In California, a New Fight to Stop Building in the Path of Fire
A proposed luxury development in hills already scarred by wildfire is raising questions about the continued push to build in areas at highest risk.
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By Sophie Kasakove
MIDDLETOWN, Calif. — When Pat Donley learned about the proposed 16,000-acre luxury development that would border her ranch in the burn-scarred hills of Northern California, her mind raced back to the terrifying hour she spent in bumper-to-bumper traffic while fleeing the Valley fire in 2015, as a barrage of flames advanced down either side of the road.
After that narrow escape, Ms. Donley and her husband moved from their gated subdivision to a place that at least offered a less crowded escape: a remote ranch off a windy, narrow road in the hilly outskirts of Middletown, Calif.
So the news five years later that as many as 4,000 new people could be living along that two-lane canyon road seemed to her like a plan destined for disaster.
“If they put all those people on the road, there’d just be no way we could get out — we probably couldn’t even get on the road,” Ms. Donley said. “We’d be trapped.”
In rural Lake County, an area north of the famed Napa and Sonoma Valleys that is known less for tourism than for poverty and unemployment, the new Guenoc Valley development — five resort hotels, a golf course, spas, polo fields and hundreds of villas arrayed around a historic vineyard — promised jobs and tax dollars.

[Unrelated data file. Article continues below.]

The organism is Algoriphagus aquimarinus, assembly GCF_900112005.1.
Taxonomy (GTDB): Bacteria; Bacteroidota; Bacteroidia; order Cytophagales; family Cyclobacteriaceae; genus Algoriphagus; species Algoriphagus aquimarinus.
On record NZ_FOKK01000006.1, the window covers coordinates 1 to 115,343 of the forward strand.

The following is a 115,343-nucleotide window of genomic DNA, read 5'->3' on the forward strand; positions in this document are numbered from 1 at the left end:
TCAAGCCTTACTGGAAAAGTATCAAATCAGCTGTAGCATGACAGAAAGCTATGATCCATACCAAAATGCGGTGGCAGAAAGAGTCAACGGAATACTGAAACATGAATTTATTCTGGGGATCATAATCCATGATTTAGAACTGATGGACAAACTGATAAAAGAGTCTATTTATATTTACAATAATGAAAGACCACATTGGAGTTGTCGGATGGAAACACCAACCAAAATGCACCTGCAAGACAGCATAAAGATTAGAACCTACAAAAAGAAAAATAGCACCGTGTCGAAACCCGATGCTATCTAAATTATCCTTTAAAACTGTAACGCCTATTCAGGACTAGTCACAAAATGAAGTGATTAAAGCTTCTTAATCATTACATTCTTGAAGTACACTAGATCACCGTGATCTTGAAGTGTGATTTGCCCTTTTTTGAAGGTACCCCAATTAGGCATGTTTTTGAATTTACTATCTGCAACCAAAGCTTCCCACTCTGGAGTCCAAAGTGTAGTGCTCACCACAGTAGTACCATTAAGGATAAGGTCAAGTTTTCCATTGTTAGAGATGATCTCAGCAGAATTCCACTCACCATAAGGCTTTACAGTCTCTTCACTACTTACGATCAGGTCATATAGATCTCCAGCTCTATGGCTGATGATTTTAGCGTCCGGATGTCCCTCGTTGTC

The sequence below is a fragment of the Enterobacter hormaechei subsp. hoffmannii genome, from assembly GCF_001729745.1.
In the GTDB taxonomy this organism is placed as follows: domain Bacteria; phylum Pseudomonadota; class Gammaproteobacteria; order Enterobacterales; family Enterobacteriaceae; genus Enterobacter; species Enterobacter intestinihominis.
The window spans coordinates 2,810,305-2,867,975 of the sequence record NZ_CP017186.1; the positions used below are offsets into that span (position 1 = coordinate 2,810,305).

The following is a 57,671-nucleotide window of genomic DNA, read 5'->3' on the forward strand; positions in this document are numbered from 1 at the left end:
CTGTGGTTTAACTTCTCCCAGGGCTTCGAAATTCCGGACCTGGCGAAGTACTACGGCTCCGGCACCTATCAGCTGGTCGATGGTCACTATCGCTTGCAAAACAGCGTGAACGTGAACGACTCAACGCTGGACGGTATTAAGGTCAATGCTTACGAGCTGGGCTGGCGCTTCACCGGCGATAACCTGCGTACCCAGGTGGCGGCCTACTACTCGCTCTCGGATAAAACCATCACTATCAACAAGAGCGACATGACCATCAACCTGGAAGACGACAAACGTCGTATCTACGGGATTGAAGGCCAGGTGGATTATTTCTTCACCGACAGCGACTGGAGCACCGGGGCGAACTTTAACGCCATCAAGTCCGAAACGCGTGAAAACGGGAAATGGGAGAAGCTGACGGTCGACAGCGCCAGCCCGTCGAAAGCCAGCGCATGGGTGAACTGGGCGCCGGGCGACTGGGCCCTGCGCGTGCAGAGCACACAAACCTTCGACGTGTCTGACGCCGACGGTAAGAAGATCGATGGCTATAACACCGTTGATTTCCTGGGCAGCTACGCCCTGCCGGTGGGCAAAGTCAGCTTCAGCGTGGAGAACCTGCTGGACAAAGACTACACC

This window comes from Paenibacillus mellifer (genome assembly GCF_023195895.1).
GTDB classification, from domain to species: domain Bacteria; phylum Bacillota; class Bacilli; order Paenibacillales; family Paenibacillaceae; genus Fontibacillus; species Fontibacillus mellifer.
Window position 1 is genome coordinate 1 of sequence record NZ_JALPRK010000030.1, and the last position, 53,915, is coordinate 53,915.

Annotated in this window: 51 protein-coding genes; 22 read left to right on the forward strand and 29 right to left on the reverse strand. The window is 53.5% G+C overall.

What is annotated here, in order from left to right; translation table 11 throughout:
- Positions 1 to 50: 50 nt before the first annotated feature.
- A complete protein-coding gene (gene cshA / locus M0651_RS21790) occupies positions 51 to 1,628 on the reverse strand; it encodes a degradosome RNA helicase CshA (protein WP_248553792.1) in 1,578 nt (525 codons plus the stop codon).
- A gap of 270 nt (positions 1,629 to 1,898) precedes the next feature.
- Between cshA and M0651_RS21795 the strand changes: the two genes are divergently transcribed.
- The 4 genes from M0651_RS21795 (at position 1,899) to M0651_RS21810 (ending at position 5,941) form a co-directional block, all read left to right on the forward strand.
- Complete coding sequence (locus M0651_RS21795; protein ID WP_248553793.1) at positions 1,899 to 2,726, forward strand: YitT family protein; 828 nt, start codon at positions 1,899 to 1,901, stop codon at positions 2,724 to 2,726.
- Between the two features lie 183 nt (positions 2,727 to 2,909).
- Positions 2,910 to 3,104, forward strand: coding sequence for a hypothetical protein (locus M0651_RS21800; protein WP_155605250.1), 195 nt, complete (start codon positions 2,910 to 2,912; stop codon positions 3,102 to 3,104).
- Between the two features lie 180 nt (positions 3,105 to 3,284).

It also promised more people in an area likely to see wildfire again, and soon. The development site has burned three times in the past seven years; at least two other fires have threatened nearby communities since 2019. Ms. Donley evacuated her new home in 2020, when the L.N.U. Lightning Complex fire tore through the Guenoc Valley project site, leaving patches of charred, leafless trees.
But critics of new development in wildfire-prone areas of California scored an important victory this month when a Superior Court judge blocked the Guenoc Valley development, concluding that thousands of new residents in the area could contribute to a deadly bottleneck during an evacuation.
The decision is the latest in a series of groundbreaking new legal rulings that are putting the brakes on development in the more remote areas of a state that has seen the two most destructive fires in its recorded history in the past five years.
In October, a San Diego judge struck down the approval of a community of more than 1,000 homes and businesses in that county’s dry eastern scrublands because of wildfire risk. In April, a Los Angeles judge overruled the county’s approval of a 19,300-home community in the fire-prone Tehachapi Mountains.
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